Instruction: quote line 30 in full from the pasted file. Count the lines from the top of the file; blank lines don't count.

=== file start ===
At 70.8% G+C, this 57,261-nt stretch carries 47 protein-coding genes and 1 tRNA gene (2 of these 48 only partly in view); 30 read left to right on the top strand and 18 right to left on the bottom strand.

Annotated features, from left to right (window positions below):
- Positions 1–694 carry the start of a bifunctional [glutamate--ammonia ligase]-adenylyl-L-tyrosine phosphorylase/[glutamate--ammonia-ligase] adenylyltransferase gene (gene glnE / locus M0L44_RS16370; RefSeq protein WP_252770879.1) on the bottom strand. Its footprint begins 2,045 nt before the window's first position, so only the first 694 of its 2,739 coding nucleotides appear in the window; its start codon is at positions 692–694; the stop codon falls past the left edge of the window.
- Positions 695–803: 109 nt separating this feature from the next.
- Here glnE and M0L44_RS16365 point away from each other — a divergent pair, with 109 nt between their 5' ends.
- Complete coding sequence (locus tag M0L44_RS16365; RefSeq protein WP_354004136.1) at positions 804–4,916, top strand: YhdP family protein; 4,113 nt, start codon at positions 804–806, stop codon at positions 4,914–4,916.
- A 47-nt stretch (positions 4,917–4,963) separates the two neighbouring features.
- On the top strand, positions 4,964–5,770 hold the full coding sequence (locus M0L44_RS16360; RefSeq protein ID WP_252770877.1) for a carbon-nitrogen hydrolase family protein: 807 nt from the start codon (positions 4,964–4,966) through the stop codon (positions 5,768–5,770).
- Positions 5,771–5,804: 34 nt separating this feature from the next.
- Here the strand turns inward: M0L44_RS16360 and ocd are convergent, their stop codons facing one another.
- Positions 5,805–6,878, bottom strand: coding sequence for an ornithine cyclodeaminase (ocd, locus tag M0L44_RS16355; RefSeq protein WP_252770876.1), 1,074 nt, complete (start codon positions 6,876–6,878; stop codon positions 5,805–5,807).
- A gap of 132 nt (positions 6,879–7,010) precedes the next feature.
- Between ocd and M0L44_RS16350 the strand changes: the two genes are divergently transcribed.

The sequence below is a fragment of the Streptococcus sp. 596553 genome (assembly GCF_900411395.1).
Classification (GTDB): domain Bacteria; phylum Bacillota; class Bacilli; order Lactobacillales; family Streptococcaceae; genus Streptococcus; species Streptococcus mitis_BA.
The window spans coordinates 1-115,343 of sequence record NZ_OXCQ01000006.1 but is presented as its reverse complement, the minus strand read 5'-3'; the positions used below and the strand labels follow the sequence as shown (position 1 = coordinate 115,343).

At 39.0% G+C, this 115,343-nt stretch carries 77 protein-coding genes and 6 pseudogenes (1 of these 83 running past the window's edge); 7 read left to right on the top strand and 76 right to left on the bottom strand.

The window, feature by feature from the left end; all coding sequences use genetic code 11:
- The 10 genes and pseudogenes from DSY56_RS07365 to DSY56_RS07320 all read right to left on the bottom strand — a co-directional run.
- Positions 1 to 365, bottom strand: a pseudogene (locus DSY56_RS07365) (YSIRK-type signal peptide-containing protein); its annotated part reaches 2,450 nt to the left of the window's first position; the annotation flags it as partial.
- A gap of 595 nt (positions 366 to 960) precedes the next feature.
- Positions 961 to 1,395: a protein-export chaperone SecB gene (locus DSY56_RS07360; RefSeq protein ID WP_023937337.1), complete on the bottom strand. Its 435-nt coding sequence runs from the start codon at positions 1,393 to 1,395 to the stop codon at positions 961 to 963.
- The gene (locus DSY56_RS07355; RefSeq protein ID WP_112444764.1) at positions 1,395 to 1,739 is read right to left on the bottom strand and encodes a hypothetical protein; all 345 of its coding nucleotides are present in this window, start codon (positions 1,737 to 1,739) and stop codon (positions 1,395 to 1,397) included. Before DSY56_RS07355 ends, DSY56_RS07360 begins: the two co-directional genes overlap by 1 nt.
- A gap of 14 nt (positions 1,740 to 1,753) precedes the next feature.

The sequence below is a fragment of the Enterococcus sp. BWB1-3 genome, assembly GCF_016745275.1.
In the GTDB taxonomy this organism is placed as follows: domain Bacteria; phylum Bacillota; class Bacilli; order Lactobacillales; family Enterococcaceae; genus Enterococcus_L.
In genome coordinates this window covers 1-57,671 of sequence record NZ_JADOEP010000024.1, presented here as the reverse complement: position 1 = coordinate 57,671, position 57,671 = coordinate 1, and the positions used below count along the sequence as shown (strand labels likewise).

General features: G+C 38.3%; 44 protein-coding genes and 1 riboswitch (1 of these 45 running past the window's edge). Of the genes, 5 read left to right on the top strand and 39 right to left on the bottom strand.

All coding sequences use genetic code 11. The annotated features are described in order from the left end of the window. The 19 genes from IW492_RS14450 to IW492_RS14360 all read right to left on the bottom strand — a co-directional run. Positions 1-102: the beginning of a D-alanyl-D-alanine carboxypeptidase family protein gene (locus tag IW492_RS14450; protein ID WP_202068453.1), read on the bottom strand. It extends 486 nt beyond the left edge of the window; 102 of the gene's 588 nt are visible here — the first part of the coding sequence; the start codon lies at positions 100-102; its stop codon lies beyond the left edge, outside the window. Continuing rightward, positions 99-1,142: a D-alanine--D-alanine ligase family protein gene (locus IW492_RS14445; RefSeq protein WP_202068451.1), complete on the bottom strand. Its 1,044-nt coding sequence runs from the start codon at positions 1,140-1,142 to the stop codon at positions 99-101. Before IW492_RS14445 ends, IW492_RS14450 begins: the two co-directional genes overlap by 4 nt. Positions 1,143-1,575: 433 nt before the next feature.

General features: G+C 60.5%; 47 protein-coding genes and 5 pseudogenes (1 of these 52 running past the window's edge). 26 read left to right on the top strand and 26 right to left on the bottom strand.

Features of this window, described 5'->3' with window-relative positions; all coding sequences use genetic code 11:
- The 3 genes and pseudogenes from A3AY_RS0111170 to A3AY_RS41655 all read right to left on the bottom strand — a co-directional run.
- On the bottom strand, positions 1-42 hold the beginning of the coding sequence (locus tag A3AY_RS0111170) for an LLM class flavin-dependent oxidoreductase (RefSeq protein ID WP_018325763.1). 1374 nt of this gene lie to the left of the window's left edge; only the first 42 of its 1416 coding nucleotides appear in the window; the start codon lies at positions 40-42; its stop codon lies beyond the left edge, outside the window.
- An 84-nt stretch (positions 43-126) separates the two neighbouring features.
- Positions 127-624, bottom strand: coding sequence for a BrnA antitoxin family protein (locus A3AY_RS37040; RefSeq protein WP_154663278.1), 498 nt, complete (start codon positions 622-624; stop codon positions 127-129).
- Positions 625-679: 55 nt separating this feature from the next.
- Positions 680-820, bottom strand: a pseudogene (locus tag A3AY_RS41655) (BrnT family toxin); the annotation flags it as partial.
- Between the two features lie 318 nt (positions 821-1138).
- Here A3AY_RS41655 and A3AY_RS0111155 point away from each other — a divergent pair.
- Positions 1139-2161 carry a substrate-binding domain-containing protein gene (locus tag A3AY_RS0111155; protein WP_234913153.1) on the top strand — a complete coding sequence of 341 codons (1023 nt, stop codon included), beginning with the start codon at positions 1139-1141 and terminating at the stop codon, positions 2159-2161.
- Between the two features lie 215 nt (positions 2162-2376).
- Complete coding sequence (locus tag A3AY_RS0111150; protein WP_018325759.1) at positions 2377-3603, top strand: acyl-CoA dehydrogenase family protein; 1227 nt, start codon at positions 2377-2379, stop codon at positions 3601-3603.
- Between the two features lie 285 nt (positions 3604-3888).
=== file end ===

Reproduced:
General features: G+C 60.5%; 47 protein-coding genes and 5 pseudogenes (1 of these 52 running past the window's edge). 26 read left to right on the top strand and 26 right to left on the bottom strand.